Preceding this project and then in parallel with it, the ever increasing membership undertook to gather together information and pictures on Hong Kong’s aviation history. It was quickly apparent that it was a subject hardly explored in-depth and somewhat of an enigma in many areas. From these expanding archives interesting new material surfaced, resulting in a goal of compiling as much as possible into a definitive book to commemorate the closure of Kai Tak Airport. The result was the well-received Wings over Hong Kong published in 1998. ISBN 962-217-542-2. This book was described as a “jewel” in an enthusiastic review in a US aviation magazine by R.E.G. Davis, the Air Transport Curator of the National Air & Space Museum, Washington DC, USA.

The HKHAA welcomed new members, and meetings with a formal dinner and a speaker were held monthly in a private dining room in Central District. A regular multipage newsletter was published containing historical material relating to Hong Kong and the HKHAA’s current and future activities. To include interested participants living away from Hong Kong and so encourage a wider dialogue and sharing of information on all aspects of aviation related to Hong Kong and China, an internet discussion group operated on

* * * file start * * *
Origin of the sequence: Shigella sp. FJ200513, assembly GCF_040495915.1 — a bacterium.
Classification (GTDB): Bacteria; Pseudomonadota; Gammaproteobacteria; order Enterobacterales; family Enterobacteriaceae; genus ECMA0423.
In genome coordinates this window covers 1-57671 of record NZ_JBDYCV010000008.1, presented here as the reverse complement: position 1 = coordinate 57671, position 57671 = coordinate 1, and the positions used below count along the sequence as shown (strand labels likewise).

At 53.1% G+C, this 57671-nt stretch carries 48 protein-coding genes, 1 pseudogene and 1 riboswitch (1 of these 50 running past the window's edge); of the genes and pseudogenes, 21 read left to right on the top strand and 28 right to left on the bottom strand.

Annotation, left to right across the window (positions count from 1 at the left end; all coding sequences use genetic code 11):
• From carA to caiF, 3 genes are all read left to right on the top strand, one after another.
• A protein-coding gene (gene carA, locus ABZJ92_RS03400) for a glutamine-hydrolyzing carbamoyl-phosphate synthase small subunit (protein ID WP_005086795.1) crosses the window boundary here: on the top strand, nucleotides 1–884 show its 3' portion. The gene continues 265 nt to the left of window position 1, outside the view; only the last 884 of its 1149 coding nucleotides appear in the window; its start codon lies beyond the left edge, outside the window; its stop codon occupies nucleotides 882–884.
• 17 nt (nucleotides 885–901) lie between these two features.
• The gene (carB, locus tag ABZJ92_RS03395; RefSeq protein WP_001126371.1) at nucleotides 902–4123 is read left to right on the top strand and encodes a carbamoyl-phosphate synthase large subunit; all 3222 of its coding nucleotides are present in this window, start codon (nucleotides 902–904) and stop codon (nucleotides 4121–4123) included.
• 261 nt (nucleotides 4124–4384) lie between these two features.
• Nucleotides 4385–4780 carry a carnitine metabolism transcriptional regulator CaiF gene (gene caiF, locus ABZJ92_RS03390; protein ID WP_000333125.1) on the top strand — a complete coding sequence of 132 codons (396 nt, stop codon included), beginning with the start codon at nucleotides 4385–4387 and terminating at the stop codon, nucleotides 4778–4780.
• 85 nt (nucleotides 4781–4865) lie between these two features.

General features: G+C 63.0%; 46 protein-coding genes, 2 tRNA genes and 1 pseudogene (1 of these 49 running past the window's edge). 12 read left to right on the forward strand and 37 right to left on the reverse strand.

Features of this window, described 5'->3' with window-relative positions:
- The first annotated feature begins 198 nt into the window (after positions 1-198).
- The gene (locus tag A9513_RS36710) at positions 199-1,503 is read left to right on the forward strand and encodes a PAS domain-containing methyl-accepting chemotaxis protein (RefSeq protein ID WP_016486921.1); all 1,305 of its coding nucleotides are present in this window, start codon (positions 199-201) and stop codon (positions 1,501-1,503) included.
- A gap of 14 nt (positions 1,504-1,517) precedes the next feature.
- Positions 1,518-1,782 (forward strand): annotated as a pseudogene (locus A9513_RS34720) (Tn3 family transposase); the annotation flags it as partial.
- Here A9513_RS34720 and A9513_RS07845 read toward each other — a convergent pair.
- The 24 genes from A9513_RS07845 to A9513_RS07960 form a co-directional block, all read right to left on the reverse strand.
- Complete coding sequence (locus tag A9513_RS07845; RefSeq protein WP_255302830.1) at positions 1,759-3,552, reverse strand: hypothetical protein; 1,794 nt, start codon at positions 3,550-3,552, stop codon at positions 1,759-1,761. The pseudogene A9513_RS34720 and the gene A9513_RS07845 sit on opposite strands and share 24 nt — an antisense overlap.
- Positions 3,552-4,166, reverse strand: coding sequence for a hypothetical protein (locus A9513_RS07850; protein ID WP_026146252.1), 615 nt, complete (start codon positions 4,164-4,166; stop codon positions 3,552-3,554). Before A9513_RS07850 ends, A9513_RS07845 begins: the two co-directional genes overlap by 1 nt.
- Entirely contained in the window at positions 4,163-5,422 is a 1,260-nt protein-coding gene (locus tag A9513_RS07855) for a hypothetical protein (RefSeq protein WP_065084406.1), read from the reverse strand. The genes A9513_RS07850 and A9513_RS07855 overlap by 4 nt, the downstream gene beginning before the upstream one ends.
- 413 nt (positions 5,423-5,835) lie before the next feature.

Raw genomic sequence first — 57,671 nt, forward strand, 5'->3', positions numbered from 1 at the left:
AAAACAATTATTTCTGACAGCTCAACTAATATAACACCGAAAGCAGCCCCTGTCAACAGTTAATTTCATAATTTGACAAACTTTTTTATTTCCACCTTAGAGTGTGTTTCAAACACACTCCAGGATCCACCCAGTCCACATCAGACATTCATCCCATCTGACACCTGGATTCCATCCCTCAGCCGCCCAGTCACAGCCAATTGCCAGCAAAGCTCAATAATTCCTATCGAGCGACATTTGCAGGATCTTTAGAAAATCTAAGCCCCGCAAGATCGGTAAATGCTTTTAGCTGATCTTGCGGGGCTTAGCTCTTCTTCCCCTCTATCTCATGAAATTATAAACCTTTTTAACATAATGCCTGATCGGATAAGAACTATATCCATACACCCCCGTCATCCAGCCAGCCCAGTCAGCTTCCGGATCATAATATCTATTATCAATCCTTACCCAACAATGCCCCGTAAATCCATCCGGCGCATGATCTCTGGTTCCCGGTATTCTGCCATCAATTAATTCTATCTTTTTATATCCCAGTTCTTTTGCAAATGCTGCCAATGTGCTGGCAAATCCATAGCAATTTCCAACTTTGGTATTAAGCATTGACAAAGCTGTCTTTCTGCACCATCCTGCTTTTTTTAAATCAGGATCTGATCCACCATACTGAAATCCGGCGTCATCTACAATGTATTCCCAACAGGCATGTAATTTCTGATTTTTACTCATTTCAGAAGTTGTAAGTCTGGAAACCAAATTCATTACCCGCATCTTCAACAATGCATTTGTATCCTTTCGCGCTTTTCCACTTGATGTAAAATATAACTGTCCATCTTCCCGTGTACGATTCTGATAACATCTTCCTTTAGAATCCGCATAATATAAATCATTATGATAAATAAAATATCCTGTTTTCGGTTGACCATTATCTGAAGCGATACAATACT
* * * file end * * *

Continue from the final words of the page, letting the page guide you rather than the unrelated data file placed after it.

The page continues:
During its active lifetime the HKHAA organised a number of exhibitions in order to enlighten the Hong Kong public about its aviation history. A very few remaining active members continue to gather archive material for research purposes.

However, the HKHAA at the time of writing is in a state of suspension for most activities primarily due to a lack of people willing to undertake the not too onerous administration and organisational tasks of keeping in contact with members, recruitment and publicity and the organising of meetings, speakers and visits. A website creator and administrator are also needed. The majority of those who were heavily involved in the HKHAA’s management have retired overseas or left Hong Kong on new assignments or are now running their own businesses in HK with little free time available.